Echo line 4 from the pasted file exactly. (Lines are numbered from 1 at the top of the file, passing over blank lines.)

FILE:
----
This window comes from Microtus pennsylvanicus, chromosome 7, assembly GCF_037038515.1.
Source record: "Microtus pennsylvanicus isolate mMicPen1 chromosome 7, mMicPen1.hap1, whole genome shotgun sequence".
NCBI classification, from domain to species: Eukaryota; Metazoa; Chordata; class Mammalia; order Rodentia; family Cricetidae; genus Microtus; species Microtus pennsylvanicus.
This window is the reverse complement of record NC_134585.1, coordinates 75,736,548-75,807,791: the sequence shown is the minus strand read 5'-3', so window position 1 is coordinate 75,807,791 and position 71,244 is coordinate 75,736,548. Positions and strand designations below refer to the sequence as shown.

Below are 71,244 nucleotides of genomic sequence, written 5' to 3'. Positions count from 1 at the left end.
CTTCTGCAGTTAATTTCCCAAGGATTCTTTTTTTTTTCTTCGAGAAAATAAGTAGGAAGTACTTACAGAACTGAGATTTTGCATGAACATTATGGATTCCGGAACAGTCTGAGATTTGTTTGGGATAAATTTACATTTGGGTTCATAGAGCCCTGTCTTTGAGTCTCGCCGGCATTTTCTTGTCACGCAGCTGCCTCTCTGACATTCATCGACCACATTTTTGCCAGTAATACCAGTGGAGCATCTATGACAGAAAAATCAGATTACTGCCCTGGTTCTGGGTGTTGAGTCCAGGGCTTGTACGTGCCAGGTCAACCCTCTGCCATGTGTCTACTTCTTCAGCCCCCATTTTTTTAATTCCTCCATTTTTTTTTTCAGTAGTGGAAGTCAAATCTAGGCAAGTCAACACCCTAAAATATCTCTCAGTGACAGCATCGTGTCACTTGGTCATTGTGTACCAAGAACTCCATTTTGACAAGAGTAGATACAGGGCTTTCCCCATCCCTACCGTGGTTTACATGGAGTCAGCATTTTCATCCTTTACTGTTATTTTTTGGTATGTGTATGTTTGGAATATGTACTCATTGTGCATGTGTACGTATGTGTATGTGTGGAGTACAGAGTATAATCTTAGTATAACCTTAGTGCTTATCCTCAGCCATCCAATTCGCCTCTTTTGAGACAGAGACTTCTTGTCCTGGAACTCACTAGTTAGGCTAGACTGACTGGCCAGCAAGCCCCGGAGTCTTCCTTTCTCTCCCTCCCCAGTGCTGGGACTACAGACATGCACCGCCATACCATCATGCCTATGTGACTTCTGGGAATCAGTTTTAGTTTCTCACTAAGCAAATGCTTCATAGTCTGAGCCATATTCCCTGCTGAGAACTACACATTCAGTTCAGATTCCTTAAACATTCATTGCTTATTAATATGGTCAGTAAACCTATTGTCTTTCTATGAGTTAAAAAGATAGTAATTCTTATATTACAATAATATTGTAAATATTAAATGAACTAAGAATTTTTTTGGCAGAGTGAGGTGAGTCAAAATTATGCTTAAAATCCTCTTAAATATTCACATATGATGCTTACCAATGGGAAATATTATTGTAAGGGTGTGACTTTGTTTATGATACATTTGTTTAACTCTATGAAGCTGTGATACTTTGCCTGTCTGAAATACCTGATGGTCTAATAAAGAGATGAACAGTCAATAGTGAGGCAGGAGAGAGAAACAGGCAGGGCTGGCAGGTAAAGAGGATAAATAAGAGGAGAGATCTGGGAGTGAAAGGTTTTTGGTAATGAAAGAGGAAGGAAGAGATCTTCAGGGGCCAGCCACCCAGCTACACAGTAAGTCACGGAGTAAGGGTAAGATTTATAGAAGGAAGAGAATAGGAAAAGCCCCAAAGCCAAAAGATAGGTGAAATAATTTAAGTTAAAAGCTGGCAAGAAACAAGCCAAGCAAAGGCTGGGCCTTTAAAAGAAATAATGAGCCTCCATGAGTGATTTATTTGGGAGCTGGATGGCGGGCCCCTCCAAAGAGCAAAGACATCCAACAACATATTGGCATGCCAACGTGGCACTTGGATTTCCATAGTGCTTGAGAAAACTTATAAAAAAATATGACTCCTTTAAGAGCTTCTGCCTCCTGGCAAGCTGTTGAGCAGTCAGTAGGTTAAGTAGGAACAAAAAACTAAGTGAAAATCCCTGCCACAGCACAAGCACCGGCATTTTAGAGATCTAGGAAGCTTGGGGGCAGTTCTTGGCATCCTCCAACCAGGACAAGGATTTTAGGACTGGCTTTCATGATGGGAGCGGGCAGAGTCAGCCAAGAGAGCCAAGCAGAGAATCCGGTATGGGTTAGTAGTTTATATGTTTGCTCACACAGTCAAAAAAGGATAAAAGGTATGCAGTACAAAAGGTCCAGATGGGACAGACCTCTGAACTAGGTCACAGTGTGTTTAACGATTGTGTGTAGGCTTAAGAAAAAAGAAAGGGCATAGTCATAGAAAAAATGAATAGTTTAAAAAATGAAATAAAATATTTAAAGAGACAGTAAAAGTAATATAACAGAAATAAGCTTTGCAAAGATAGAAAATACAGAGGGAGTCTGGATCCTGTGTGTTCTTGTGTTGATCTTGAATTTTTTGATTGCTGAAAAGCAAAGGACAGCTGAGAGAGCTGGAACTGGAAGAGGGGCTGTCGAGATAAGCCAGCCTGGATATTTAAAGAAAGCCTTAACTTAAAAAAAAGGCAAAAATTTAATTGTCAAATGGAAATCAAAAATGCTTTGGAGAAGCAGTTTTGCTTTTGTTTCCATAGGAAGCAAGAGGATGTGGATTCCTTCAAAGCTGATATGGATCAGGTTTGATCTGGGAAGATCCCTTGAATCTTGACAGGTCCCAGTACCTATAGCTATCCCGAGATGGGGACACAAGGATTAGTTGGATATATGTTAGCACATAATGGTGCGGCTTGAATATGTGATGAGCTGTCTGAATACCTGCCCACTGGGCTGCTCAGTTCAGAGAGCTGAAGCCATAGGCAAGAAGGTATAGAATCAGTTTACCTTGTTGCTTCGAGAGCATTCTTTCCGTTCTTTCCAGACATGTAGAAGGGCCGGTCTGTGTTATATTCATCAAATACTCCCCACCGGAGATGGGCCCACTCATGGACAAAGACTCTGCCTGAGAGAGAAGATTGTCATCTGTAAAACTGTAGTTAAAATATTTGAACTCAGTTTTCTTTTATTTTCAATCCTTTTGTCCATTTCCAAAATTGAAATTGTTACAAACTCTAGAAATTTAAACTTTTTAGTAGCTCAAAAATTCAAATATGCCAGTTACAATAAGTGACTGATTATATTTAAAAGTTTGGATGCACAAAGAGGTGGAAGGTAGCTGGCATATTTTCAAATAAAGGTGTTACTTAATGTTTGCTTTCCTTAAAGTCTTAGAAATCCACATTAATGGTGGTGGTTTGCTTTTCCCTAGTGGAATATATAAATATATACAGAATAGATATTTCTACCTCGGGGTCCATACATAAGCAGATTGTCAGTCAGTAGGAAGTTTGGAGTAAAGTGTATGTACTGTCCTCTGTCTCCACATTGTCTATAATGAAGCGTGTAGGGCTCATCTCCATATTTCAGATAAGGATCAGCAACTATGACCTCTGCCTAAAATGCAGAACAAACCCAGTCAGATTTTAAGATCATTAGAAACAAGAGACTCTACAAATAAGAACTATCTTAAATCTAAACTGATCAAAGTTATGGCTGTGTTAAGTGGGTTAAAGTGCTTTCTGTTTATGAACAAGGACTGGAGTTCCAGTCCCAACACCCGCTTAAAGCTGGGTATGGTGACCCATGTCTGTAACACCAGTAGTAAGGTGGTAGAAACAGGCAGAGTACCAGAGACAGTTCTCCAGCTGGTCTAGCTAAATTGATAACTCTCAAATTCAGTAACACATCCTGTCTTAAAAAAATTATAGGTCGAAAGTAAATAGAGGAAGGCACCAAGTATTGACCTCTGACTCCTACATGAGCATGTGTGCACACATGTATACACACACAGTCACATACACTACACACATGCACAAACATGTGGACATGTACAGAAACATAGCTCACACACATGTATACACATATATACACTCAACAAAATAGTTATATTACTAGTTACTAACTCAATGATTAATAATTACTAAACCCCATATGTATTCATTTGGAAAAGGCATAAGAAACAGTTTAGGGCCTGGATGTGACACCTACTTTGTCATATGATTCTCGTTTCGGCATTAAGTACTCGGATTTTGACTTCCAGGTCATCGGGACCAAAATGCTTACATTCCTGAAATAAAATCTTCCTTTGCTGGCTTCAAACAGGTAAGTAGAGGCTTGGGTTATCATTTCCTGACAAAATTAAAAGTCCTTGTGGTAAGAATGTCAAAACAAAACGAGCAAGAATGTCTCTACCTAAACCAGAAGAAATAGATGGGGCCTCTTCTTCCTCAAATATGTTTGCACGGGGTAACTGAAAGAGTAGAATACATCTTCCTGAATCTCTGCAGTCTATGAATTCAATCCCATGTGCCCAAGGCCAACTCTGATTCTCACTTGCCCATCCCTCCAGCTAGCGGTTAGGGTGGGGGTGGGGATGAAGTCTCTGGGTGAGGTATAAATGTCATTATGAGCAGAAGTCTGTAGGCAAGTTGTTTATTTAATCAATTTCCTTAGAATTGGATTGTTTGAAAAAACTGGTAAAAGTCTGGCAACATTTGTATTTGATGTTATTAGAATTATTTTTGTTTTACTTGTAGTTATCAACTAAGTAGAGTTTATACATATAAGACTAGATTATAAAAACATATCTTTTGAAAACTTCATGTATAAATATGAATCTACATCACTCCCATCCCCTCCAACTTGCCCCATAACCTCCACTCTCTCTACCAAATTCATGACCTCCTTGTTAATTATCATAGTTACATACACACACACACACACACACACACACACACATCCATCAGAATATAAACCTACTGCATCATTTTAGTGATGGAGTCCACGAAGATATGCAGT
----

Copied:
This window is the reverse complement of record NC_134585.1, coordinates 75,736,548-75,807,791: the sequence shown is the minus strand read 5'-3', so window position 1 is coordinate 75,807,791 and position 71,244 is coordinate 75,736,548. Positions and strand designations below refer to the sequence as shown.